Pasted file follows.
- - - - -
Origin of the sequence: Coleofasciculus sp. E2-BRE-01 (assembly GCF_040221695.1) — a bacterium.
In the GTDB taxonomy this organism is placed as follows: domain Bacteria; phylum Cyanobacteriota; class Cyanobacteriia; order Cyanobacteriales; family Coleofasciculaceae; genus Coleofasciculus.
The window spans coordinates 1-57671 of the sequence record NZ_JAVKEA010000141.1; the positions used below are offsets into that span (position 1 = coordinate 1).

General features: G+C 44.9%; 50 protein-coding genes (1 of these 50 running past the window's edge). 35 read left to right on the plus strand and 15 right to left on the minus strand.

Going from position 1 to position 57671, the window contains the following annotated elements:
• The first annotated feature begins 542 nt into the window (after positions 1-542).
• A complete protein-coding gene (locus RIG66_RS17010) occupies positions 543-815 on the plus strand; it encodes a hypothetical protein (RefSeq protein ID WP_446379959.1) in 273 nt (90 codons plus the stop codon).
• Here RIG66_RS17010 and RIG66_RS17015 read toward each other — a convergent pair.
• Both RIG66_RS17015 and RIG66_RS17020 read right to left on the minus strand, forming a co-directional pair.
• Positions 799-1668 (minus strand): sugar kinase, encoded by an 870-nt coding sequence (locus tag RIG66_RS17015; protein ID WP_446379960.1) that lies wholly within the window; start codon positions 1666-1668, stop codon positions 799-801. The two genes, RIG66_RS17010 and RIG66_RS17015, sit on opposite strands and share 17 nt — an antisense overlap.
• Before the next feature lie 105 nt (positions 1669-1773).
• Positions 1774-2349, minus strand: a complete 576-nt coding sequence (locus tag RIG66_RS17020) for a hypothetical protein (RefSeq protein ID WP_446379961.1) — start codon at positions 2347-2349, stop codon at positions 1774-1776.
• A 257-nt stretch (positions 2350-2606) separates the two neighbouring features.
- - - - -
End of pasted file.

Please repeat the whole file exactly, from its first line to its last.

Origin of the sequence: Coleofasciculus sp. E2-BRE-01 (assembly GCF_040221695.1) — a bacterium.
In the GTDB taxonomy this organism is placed as follows: domain Bacteria; phylum Cyanobacteriota; class Cyanobacteriia; order Cyanobacteriales; family Coleofasciculaceae; genus Coleofasciculus.
The window spans coordinates 1-57671 of the sequence record NZ_JAVKEA010000141.1; the positions used below are offsets into that span (position 1 = coordinate 1).

General features: G+C 44.9%; 50 protein-coding genes (1 of these 50 running past the window's edge). 35 read left to right on the plus strand and 15 right to left on the minus strand.

Going from position 1 to position 57671, the window contains the following annotated elements:
• The first annotated feature begins 542 nt into the window (after positions 1-542).
• A complete protein-coding gene (locus RIG66_RS17010) occupies positions 543-815 on the plus strand; it encodes a hypothetical protein (RefSeq protein ID WP_446379959.1) in 273 nt (90 codons plus the stop codon).
• Here RIG66_RS17010 and RIG66_RS17015 read toward each other — a convergent pair.
• Both RIG66_RS17015 and RIG66_RS17020 read right to left on the minus strand, forming a co-directional pair.
• Positions 799-1668 (minus strand): sugar kinase, encoded by an 870-nt coding sequence (locus tag RIG66_RS17015; protein ID WP_446379960.1) that lies wholly within the window; start codon positions 1666-1668, stop codon positions 799-801. The two genes, RIG66_RS17010 and RIG66_RS17015, sit on opposite strands and share 17 nt — an antisense overlap.
• Before the next feature lie 105 nt (positions 1669-1773).
• Positions 1774-2349, minus strand: a complete 576-nt coding sequence (locus tag RIG66_RS17020) for a hypothetical protein (RefSeq protein ID WP_446379961.1) — start codon at positions 2347-2349, stop codon at positions 1774-1776.
• A 257-nt stretch (positions 2350-2606) separates the two neighbouring features.